Typhoon death toll rises to 75; 16 missing

Most of the casualties occurred in Fukushima and Miyagi prefectures. Search and rescue operations are continuing in eastern Japan after record downpours in the wake of Typhoon No. 19 caused widespread devastation in the region. According to data collected by The Yomiuri Shimbun, as of 6 p.m. Tuesday, the disaster had claimed the lives of […]

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Residents walk past damaged homes and debris littering the area near where a river burst its banks in Nagano on October 15, 2019, after Typhoon Hagibis hit Japan on October 12 unleashing high winds, torrential rain and triggered landslides and catastrophic flooding. - Rescuers in Japan worked into a third day in an increasingly desperate search for survivors of a powerful typhoon that killed nearly 70 people and caused widespread destruction. (Photo by STR / JIJI PRESS / AFP) / Japan OUT

October 16, 2019

Most of the casualties occurred in Fukushima and Miyagi prefectures.

Search and rescue operations are continuing in eastern Japan after record downpours in the wake of Typhoon No. 19 caused widespread devastation in the region.

According to data collected by The Yomiuri Shimbun, as of 6 p.m. Tuesday, the disaster had claimed the lives of 75 people in 12 prefectures and 16 people were missing. The Tohoku region has seen extensive casualties with more than half of the victims killed in Fukushima and Miyagi prefectures.

In Marumori, Miyagi Prefecture, floodwater in the central part of the town has started to recede but some areas are still underwater. The full scale of the damage is yet to be established.

In areas where embankments had been breached, search and rescue operations are continuing round the clock, as the survival rate of trapped victims is said to fall sharply beyond the 72-hour mark.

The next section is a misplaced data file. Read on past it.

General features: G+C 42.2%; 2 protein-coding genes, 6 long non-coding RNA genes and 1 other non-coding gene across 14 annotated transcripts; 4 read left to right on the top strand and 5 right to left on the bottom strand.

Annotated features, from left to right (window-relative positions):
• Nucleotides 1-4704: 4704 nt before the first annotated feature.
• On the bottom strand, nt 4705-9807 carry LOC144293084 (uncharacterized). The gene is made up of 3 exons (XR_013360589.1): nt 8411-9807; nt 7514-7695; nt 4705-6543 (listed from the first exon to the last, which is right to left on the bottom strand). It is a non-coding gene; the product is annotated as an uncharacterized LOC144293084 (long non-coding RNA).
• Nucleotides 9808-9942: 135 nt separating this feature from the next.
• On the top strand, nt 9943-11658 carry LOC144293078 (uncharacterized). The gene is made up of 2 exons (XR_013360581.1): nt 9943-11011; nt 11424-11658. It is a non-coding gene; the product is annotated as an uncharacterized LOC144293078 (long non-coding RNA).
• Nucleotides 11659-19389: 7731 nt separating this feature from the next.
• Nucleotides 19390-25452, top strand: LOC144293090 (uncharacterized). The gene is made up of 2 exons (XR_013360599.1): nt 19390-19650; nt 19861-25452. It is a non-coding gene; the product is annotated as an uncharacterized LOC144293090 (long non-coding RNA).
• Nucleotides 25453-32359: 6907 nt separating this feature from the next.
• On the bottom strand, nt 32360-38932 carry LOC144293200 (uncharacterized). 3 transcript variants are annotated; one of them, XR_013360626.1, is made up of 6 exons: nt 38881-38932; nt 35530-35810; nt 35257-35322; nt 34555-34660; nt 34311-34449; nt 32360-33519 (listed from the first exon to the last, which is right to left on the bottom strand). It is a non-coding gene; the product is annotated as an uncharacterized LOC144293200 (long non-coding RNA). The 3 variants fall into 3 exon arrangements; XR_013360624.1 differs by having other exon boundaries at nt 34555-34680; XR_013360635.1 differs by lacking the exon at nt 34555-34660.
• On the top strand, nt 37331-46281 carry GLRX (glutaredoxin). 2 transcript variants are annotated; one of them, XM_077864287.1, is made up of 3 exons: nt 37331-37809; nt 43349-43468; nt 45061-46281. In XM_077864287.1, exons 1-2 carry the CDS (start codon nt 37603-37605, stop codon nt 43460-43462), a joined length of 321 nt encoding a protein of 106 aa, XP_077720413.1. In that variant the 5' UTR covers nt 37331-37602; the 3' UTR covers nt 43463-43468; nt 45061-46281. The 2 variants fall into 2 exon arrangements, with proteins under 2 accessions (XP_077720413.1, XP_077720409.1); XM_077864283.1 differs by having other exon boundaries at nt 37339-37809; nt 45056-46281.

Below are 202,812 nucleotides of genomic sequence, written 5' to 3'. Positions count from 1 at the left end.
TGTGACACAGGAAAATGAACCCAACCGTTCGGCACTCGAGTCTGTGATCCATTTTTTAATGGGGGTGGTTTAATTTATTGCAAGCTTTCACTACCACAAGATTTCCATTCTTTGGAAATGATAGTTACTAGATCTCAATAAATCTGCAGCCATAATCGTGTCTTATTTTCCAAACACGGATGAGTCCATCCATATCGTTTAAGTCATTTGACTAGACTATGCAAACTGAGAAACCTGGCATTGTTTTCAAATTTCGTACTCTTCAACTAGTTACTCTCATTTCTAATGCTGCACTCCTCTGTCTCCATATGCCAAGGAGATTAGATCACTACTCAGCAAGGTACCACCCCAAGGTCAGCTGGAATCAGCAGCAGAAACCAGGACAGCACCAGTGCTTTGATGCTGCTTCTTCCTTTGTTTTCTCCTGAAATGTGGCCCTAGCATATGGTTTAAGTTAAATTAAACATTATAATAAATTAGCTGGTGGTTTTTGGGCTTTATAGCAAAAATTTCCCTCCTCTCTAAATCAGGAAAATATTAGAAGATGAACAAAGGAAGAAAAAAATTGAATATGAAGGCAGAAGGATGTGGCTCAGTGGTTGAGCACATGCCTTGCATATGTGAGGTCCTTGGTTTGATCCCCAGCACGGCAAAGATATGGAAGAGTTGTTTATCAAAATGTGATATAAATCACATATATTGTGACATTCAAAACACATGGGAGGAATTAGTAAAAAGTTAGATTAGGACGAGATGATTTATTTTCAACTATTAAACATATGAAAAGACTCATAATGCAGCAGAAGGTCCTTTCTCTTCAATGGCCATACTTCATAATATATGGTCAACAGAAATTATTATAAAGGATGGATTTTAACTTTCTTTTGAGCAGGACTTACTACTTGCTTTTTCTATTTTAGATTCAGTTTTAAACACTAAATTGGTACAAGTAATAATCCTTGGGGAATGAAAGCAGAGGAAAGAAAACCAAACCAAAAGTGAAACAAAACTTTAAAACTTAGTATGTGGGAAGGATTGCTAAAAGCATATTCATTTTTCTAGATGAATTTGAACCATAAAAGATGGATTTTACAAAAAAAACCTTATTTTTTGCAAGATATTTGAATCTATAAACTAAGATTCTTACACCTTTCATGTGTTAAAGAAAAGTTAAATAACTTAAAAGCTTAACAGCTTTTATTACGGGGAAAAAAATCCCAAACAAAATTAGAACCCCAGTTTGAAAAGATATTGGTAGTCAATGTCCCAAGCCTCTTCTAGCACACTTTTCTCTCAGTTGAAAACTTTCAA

In Fukushima Prefecture, 22 bodies were found inside houses and elsewhere after floodwater had receded from residential areas. The death toll in the prefecture is 27, the highest so far among the disaster-hit areas. Many of the victims died in flooded areas along the Abukumagawa river, which runs north to south through the central part of the prefecture, including Motomiya, Koriyama and Sukagawa.

On Saturday night, a car carrying four family members fell into the Kushikawa river in Sagamihara, Kanagawa Prefecture. In addition to the mother, 39, and the eldest daughter, 11, whose deaths had already been confirmed, the bodies of the father, 49, on Monday and the eldest son, 8, on Tuesday were found. The car was found on its side about two kilometers downstream.

According to the Land, Infrastructure, Transport and Tourism Ministry, as of 3 p.m. Tuesday, 73 levees had breached along 52 rivers in seven prefectures, including the Yoshidagawa River in Miyagi Prefecture, the Abukumagawa River in Fukushima Prefecture and the Chikumagawa River in Nagano Prefecture. Twenty-four rivers managed by the central government and 207 rivers managed by 16 prefectures were confirmed to have overflowed. A total of 146 landslides occurred in 19 prefectures.

The ministry has set up a panel of experts to investigate the cause of the embankment collapse along the Chikumagawa River.

According to the Economy, Trade and Industry Ministry, about 33,240 households in 10 prefectures were without electricity as of 2 p.m. Tuesday, including about 15,900 houses in Chiba and about 11,240 in Nagano.

In areas hit hard by flooding, it is expected to take about a week for restoration work to resume after floodwaters recede.

According to the Cabinet Office, 289 evacuation centers were supporting displaced residents as of 5 a.m. Tuesday.

Transport networks have also been affected. According to East Japan Railway Co., whose Hokuriku Shinkansen depot was flooded, services are operating between Tokyo and Nagano and between Joetsumyoko and Kanazawa. No timeframe has been given for the resumption of direct trains between Tokyo and Kanazawa.

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